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The Bedlam in Goliath


stevGNR666

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Okay, so it's been a day since they officially released this, finally, after months of leaks and tour bootlegs and rumors and interviews and all the hooplah that surround a new record. The dusts have cleared and here I am to review the album after listening to it about five times in the past day, going to see them on tour, and joining their largest forum (the comatorium). Personally, I've been a fan at the outset of their release of Amputechture two years ago (the first album I bought by them) but in the last month or two I've been rather obsessive and trying to stay objective about their prog-rockish indulgences in preparation for this year's release and tour. Overall I've not been let down, for the most part.

So, how to review a Mars Volta album? It's like how to review pornography with a hundred different people fucking in the camera at one time. Okay, it's not exactly like that...but anyways, I will try my best.

Being a fan of the band for a time my expectations have been molded towards excessive song lengths (see: Cassandra), Pop Sensibility (see: The Widow, Vermicide, Roulettes Dare), eclecticism in grooves, (See: Day of the Basphomets, Drunken Lanterns), Acoustic Gems (Miranda, Asilios, Televators, The Widow), not to mention tripped out disjointed lyrics, tripped out cerebral jams, complexed winding time signatures, dreary conceptualized stories on death and the hypocrisies of religion, and tons of multi-lingual falsetto a la Cedric - so the question remains: how does The Bedlam hold up to the standards of the former albums?

In short, it is what the band has been working towards and more - with a couple missteps along the way (it's not the perfect album) but it is the best hard rock album I've heard in years.

First, how is the music? The music is groovier then any album the mars volta has made since deloused - it is also the heaviest and most densely packed album they've made since deloused...with no song going over the 10 minute mark the tracks are chock full of classic rock riffs (Goliath = 21st Century Schizoid Man? Conjugal Burns = early Black Sabbath?) Latin jazz ostinatos next to epic rock riffs for a weird marriage that somehow works without feeling forced (Ouroboros), Groovy funk rock (Ileya), and eclecticism conjuring up images of middle eastern world music (Soothsayer). Somehow, in Soothsayer Omar throws the most climactic guitar solo in there for good measure which kept me ecstatic but as a fan of world music my purist side felt twinged but I do appreciate that was obviously the most experimental track. Starting off with a bang (Aberinkula) the music is immediate and in your face which continues through the album.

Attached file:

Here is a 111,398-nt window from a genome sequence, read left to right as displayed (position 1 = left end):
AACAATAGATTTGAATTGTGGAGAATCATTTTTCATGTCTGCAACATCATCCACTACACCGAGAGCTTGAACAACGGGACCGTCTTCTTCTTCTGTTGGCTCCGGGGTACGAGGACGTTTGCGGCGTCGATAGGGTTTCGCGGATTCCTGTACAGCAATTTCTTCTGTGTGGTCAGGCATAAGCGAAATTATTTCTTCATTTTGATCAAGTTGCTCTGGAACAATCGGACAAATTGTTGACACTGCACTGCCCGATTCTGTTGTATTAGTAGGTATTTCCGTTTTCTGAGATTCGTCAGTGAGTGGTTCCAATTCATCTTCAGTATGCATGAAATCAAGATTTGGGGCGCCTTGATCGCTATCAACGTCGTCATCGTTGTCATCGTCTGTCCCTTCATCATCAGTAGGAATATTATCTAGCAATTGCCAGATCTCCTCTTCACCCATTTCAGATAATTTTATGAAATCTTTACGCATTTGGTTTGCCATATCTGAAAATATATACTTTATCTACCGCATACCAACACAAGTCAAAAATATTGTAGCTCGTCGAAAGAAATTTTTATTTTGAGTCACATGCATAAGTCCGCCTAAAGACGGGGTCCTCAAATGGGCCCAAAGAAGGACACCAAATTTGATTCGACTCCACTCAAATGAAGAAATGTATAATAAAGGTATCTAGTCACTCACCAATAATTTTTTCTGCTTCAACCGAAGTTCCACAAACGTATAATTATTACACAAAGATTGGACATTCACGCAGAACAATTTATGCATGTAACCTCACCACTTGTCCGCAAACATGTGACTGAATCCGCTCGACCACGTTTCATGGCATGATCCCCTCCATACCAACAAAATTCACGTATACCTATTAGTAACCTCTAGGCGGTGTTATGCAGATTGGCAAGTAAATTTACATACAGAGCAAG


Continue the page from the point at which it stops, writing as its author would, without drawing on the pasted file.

Unfortunately, one part of every album that I enjoyed listening to was missing and that was the acoustic gem ballad which was strangely absent and instead replaced by a nu-metal ballad in the style of tool and staind with a mars volta freak out quality tacked in (Tourniquet Man) which I'm cool with - but I'm still sorely missing Omar and his sexy acoustic chops. Oh well, can't win em all.

The other question on every Mars Volta's fan's mind is how does this new drummer guy Thomas Pridgen hold up with the loss of Jon Theodore and on this I'm going to take the high ground when I say that I like both of them although having seen Thomas live - I have to admit that I was extremely impressed by his abilities and the album changes this. In fact - I have never heard a drummer climax better on record or live.

Although I felt the music was strong with strains of pop sensibilities and funk grooves, I felt the strongest point of the album was the flow - the ability to keep the listener in stitches for a full 75 minutes using all songs for a purpose in the album to make it cohesive - perhaps the biggest pitfall of Amputechture. Watch the cohesion between the first side, the cohesion between Aberinkula and Metatron running into Ilyea, running into the behemoth twosome of Wax Simulacra and Goliath, to chilled Tourniquet Man which is the band taking a breath it's almost fluid and before you know it, the first side is done. The second side is far more dense and harder to comprehend with immediacy but, as with every mars volta album, comprehension is not so immediate and time with factor into it. One thing is true though, that they didn't make the same mistake as Amputechture and chill the last track choosing to end on a climax.

Anyways, I would highly recommend this album interested in experiential cerebral journeys into the inner depths of hell and out again of freak out prog rock - for more info on the story, check out the bands website.

9/10

Edited by stevGNR666